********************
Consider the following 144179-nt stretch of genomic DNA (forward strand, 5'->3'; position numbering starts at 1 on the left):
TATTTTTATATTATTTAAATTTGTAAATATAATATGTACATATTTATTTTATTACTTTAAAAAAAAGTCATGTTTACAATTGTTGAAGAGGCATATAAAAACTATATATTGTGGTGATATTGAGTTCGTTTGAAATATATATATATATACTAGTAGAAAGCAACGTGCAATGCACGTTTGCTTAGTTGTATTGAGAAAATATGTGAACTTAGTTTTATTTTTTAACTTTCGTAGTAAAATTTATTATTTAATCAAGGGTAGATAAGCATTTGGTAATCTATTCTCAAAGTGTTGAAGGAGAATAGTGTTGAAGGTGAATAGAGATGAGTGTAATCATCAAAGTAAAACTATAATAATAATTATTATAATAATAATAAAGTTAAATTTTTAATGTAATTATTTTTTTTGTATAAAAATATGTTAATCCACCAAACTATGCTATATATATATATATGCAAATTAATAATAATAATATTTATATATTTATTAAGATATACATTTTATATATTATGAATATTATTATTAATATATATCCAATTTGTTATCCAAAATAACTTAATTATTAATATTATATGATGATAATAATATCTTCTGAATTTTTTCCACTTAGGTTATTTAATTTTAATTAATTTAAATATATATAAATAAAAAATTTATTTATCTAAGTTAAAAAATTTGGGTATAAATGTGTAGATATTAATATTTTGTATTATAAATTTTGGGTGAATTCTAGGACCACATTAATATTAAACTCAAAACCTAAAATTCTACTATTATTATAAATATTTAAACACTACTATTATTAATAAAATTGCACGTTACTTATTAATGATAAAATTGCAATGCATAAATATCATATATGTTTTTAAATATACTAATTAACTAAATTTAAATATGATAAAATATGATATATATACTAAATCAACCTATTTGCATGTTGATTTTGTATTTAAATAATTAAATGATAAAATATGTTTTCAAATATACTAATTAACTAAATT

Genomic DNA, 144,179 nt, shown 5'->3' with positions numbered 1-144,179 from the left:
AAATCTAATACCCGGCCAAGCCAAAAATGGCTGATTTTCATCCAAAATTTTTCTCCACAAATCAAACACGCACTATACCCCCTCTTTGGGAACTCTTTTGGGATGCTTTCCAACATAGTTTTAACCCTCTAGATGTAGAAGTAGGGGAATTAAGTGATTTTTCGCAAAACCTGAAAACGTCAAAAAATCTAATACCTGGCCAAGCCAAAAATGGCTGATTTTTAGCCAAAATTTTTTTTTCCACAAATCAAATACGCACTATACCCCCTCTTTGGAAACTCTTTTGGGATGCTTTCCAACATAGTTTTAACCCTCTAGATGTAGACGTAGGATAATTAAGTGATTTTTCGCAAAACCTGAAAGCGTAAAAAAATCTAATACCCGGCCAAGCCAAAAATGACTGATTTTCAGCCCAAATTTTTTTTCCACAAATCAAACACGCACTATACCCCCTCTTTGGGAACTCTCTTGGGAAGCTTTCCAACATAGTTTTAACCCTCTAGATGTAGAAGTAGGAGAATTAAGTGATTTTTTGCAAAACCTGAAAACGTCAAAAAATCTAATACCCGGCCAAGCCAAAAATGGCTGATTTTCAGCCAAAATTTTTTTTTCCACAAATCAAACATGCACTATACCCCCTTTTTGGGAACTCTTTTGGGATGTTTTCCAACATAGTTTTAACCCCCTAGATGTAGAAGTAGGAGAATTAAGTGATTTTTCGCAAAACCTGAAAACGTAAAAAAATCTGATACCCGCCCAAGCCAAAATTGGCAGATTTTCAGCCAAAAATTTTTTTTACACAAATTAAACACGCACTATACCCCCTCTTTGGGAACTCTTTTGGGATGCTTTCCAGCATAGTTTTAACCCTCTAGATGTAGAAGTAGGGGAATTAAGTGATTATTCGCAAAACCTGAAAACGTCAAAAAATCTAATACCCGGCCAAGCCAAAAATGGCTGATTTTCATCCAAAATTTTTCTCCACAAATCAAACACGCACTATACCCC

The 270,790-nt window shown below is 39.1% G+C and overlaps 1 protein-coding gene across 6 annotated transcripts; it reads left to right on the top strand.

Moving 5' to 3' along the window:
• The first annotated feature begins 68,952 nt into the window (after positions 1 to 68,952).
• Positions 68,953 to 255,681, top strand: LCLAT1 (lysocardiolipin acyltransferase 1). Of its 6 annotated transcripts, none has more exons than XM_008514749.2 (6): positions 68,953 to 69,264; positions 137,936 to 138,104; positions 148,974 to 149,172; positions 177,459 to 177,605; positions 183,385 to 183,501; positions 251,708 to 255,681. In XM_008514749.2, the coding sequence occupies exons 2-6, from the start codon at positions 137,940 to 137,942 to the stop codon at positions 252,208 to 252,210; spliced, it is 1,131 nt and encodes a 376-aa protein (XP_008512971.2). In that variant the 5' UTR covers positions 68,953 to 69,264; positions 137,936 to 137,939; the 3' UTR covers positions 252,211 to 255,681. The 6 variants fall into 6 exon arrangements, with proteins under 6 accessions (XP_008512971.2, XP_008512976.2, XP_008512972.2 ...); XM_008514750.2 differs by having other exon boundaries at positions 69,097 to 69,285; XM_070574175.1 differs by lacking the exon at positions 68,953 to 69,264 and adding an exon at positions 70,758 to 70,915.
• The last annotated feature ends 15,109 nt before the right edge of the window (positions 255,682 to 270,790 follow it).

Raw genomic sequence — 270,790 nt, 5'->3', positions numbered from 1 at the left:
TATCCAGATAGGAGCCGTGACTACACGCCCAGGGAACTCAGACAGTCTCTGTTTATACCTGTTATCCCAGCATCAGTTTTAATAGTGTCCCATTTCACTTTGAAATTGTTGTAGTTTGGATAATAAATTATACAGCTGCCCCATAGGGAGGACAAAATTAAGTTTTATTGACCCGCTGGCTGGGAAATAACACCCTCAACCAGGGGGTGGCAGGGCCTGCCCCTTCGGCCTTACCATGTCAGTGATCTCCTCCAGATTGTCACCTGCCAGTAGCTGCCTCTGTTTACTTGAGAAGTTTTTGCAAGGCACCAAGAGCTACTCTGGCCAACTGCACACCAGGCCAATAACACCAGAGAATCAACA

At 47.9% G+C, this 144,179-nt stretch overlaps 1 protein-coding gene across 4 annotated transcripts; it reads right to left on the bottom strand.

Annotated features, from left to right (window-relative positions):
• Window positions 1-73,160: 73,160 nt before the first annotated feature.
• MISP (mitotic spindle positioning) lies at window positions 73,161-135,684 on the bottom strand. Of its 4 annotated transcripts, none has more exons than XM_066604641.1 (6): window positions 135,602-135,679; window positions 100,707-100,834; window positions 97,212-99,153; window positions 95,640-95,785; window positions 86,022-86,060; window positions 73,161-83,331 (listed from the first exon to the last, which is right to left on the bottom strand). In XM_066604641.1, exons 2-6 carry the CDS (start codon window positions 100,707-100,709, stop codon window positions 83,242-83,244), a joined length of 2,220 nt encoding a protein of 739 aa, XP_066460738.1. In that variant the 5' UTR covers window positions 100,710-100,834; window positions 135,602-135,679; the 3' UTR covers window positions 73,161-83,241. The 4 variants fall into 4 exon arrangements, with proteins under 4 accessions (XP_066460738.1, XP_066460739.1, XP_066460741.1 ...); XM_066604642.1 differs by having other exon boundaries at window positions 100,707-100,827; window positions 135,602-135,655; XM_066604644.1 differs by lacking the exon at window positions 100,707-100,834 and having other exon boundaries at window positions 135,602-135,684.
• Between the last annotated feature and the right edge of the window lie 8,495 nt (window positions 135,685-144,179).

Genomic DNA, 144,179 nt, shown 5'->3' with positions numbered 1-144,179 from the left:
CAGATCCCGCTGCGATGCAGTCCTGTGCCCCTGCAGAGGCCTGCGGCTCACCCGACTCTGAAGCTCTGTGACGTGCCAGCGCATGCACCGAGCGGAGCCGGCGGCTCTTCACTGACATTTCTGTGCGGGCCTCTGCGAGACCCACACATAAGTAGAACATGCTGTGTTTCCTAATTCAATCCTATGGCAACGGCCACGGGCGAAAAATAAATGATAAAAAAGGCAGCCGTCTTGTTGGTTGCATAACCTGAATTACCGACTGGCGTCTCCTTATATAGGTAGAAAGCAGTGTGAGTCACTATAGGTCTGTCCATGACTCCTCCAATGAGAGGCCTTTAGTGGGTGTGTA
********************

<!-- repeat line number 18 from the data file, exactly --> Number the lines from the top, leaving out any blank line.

CAGATCCCGCTGCGATGCAGTCCTGTGCCCCTGCAGAGGCCTGCGGCTCACCCGACTCTGAAGCTCTGTGACGTGCCAGCGCATGCACCGAGCGGAGCCGGCGGCTCTTCACTGACATTTCTGTGCGGGCCTCTGCGAGACCCACACATAAGTAGAACATGCTGTGTTTCCTAATTCAATCCTATGGCAACGGCCACGGGCGAAAAATAAATGATAAAAAAGGCAGCCGTCTTGTTGGTTGCATAACCTGAATTACCGACTGGCGTCTCCTTATATAGGTAGAAAGCAGTGTGAGTCACTATAGGTCTGTCCATGACTCCTCCAATGAGAGGCCTTTAGTGGGTGTGTA